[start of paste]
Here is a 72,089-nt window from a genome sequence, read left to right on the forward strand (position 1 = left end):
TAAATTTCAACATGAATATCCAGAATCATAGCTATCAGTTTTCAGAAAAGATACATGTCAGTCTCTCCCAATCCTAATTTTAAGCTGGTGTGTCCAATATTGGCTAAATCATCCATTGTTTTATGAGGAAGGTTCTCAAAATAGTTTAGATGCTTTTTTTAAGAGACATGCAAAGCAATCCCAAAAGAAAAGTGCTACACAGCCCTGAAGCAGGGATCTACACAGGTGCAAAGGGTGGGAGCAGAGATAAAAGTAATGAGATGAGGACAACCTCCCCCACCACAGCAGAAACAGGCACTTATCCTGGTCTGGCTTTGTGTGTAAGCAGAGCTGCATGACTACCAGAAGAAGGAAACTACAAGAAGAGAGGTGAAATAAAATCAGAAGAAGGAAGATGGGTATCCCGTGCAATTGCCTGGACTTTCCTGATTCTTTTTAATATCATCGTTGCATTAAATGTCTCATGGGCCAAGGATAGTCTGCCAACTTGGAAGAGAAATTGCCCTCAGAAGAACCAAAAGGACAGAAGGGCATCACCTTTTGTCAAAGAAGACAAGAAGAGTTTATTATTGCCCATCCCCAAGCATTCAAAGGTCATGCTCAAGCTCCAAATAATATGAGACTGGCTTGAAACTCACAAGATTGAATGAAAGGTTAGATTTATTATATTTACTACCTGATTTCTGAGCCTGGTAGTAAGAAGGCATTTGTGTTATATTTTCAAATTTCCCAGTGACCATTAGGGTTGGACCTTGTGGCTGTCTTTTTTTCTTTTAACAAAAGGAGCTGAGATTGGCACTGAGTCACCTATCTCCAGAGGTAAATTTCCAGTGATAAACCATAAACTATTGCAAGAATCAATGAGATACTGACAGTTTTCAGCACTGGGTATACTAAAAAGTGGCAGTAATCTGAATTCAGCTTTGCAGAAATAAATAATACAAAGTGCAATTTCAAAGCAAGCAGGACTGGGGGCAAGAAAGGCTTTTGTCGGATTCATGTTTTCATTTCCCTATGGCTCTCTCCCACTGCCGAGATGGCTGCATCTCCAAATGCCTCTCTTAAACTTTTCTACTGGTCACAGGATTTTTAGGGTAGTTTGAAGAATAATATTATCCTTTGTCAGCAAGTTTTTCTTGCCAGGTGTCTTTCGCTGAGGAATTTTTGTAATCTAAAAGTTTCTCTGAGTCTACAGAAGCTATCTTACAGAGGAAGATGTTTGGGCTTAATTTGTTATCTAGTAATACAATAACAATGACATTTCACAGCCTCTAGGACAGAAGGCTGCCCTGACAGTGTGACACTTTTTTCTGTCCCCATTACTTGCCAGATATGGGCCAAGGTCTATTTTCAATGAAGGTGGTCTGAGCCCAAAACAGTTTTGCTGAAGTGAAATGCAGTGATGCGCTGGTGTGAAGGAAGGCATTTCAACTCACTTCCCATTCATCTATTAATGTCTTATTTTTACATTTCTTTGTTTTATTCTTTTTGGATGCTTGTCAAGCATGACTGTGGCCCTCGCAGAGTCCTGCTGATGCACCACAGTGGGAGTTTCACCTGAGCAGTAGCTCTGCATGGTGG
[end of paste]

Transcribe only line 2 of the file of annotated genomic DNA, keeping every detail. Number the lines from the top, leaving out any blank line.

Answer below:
TAAATTTCAACATGAATATCCAGAATCATAGCTATCAGTTTTCAGAAAAGATACATGTCAGTCTCTCCCAATCCTAATTTTAAGCTGGTGTGTCCAATATTGGCTAAATCATCCATTGTTTTATGAGGAAGGTTCTCAAAATAGTTTAGATGCTTTTTTTAAGAGACATGCAAAGCAATCCCAAAAGAAAAGTGCTACACAGCCCTGAAGCAGGGATCTACACAGGTGCAAAGGGTGGGAGCAGAGATAAAAGTAATGAGATGAGGACAACCTCCCCCACCACAGCAGAAACAGGCACTTATCCTGGTCTGGCTTTGTGTGTAAGCAGAGCTGCATGACTACCAGAAGAAGGAAACTACAAGAAGAGAGGTGAAATAAAATCAGAAGAAGGAAGATGGGTATCCCGTGCAATTGCCTGGACTTTCCTGATTCTTTTTAATATCATCGTTGCATTAAATGTCTCATGGGCCAAGGATAGTCTGCCAACTTGGAAGAGAAATTGCCCTCAGAAGAACCAAAAGGACAGAAGGGCATCACCTTTTGTCAAAGAAGACAAGAAGAGTTTATTATTGCCCATCCCCAAGCATTCAAAGGTCATGCTCAAGCTCCAAATAATATGAGACTGGCTTGAAACTCACAAGATTGAATGAAAGGTTAGATTTATTATATTTACTACCTGATTTCTGAGCCTGGTAGTAAGAAGGCATTTGTGTTATATTTTCAAATTTCCCAGTGACCATTAGGGTTGGACCTTGTGGCTGTCTTTTTTTCTTTTAACAAAAGGAGCTGAGATTGGCACTGAGTCACCTATCTCCAGAGGTAAATTTCCAGTGATAAACCATAAACTATTGCAAGAATCAATGAGATACTGACAGTTTTCAGCACTGGGTATACTAAAAAGTGGCAGTAATCTGAATTCAGCTTTGCAGAAATAAATAATACAAAGTGCAATTTCAAAGCAAGCAGGACTGGGGGCAAGAAAGGCTTTTGTCGGATTCATGTTTTCATTTCCCTATGGCTCTCTCCCACTGCCGAGATGGCTGCATCTCCAAATGCCTCTCTTAAACTTTTCTACTGGTCACAGGATTTTTAGGGTAGTTTGAAGAATAATATTATCCTTTGTCAGCAAGTTTTTCTTGCCAGGTGTCTTTCGCTGAGGAATTTTTGTAATCTAAAAGTTTCTCTGAGTCTACAGAAGCTATCTTACAGAGGAAGATGTTTGGGCTTAATTTGTTATCTAGTAATACAATAACAATGACATTTCACAGCCTCTAGGACAGAAGGCTGCCCTGACAGTGTGACACTTTTTTCTGTCCCCATTACTTGCCAGATATGGGCCAAGGTCTATTTTCAATGAAGGTGGTCTGAGCCCAAAACAGTTTTGCTGAAGTGAAATGCAGTGATGCGCTGGTGTGAAGGAAGGCATTTCAACTCACTTCCCATTCATCTATTAATGTCTTATTTTTACATTTCTTTGTTTTATTCTTTTTGGATGCTTGTCAAGCATGACTGTGGCCCTCGCAGAGTCCTGCTGATGCACCACAGTGGGAGTTTCACCTGAGCAGTAGCTCTGCATGGTGG